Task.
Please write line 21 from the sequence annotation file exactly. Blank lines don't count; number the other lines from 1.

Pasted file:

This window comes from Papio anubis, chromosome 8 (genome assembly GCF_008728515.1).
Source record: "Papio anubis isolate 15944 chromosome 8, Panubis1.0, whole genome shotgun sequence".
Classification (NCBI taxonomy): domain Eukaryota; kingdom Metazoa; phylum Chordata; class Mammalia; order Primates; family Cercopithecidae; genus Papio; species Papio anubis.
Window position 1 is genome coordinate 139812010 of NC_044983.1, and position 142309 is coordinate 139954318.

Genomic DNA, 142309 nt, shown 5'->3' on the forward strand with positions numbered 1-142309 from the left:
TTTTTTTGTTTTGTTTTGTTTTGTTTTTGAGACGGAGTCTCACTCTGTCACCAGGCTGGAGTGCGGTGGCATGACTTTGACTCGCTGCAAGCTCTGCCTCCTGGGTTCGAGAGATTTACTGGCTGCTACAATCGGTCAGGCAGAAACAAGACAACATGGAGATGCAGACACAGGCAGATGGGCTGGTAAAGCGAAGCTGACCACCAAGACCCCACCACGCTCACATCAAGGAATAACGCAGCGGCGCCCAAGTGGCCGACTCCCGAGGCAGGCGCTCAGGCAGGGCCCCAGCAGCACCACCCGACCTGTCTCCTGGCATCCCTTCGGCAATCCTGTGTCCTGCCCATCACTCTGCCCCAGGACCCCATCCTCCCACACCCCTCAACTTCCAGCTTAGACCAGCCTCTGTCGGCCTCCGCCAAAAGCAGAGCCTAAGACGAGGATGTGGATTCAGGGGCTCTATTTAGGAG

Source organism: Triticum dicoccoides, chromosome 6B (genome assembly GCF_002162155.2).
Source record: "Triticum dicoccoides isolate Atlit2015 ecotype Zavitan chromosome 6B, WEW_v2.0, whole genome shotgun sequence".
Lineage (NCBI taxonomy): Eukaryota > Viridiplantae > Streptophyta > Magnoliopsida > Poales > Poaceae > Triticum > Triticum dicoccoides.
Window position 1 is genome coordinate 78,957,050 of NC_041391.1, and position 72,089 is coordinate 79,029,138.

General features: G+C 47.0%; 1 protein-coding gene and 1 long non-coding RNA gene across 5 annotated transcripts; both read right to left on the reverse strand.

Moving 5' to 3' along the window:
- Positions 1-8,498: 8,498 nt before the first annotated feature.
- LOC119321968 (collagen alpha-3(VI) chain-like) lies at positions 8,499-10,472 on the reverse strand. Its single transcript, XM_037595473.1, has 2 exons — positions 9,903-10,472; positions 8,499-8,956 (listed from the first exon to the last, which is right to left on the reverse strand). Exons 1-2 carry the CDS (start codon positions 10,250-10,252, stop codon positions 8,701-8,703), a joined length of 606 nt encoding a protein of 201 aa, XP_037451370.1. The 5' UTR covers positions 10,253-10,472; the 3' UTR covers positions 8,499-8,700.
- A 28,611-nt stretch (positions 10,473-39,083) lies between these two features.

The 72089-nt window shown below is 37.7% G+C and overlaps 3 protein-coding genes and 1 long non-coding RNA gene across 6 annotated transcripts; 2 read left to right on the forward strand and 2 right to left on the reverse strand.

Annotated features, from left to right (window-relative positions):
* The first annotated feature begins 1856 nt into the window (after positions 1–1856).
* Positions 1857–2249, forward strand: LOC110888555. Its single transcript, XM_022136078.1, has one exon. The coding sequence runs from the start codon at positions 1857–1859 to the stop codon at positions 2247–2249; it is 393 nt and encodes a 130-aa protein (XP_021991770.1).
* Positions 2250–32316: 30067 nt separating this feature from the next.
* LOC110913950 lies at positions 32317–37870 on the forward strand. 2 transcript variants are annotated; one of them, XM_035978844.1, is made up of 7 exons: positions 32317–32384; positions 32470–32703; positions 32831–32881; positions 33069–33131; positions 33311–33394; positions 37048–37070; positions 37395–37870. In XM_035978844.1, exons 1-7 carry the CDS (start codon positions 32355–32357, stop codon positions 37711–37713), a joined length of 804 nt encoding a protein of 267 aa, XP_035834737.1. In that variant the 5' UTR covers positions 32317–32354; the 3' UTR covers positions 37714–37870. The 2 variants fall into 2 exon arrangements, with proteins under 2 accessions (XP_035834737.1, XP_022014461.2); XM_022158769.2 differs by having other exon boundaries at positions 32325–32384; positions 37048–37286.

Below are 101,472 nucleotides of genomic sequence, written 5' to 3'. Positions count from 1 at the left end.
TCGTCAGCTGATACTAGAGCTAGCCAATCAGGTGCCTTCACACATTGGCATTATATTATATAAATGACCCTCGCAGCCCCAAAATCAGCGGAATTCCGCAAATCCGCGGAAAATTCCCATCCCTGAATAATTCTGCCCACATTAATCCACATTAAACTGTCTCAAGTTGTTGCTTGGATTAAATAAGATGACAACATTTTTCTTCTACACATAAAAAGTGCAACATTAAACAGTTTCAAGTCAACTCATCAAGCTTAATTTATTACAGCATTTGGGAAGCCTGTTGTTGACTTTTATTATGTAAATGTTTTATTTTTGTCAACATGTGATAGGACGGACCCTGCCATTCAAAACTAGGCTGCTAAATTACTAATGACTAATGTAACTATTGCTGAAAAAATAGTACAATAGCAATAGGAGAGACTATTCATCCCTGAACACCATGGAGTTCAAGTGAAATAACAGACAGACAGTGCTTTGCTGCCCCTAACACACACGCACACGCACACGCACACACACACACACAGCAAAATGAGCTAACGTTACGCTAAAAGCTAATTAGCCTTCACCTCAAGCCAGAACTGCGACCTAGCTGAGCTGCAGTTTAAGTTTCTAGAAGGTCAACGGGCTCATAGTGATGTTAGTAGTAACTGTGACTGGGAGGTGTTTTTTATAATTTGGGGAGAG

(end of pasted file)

* LOC110913950 lies at positions 32317–37870 on the forward strand. 2 transcript variants are annotated; one of them, XM_035978844.1, is made up of 7 exons: positions 32317–32384; positions 32470–32703; positions 32831–32881; positions 33069–33131; positions 33311–33394; positions 37048–37070; positions 37395–37870. In XM_035978844.1, exons 1-7 carry the CDS (start codon positions 32355–32357, stop codon positions 37711–37713), a joined length of 804 nt encoding a protein of 267 aa, XP_035834737.1. In that variant the 5' UTR covers positions 32317–32354; the 3' UTR covers positions 37714–37870. The 2 variants fall into 2 exon arrangements, with proteins under 2 accessions (XP_035834737.1, XP_022014461.2); XM_022158769.2 differs by having other exon boundaries at positions 32325–32384; positions 37048–37286.